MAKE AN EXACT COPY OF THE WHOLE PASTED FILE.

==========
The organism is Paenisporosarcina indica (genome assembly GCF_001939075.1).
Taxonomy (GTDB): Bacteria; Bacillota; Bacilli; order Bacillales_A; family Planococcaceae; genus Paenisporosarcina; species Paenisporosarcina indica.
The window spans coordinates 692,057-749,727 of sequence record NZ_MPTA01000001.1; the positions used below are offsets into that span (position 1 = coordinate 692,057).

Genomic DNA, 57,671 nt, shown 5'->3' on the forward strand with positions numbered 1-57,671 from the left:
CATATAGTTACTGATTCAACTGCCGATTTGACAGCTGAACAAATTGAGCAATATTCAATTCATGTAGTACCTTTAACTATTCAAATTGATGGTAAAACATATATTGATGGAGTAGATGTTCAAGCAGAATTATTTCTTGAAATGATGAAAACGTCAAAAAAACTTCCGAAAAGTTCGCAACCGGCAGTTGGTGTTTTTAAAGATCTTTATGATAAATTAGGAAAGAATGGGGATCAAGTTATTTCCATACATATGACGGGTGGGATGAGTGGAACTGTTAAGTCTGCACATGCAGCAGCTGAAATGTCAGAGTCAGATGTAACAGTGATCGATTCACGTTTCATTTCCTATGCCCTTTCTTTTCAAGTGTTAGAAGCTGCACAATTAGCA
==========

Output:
The organism is Paenisporosarcina indica (genome assembly GCF_001939075.1).
Taxonomy (GTDB): Bacteria; Bacillota; Bacilli; order Bacillales_A; family Planococcaceae; genus Paenisporosarcina; species Paenisporosarcina indica.
The window spans coordinates 692,057-749,727 of sequence record NZ_MPTA01000001.1; the positions used below are offsets into that span (position 1 = coordinate 692,057).

Genomic DNA, 57,671 nt, shown 5'->3' on the forward strand with positions numbered 1-57,671 from the left:
CATATAGTTACTGATTCAACTGCCGATTTGACAGCTGAACAAATTGAGCAATATTCAATTCATGTAGTACCTTTAACTATTCAAATTGATGGTAAAACATATATTGATGGAGTAGATGTTCAAGCAGAATTATTTCTTGAAATGATGAAAACGTCAAAAAAACTTCCGAAAAGTTCGCAACCGGCAGTTGGTGTTTTTAAAGATCTTTATGATAAATTAGGAAAGAATGGGGATCAAGTTATTTCCATACATATGACGGGTGGGATGAGTGGAACTGTTAAGTCTGCACATGCAGCAGCTGAAATGTCAGAGTCAGATGTAACAGTGATCGATTCACGTTTCATTTCCTATGCCCTTTCTTTTCAAGTGTTAGAAGCTGCACAATTAGCA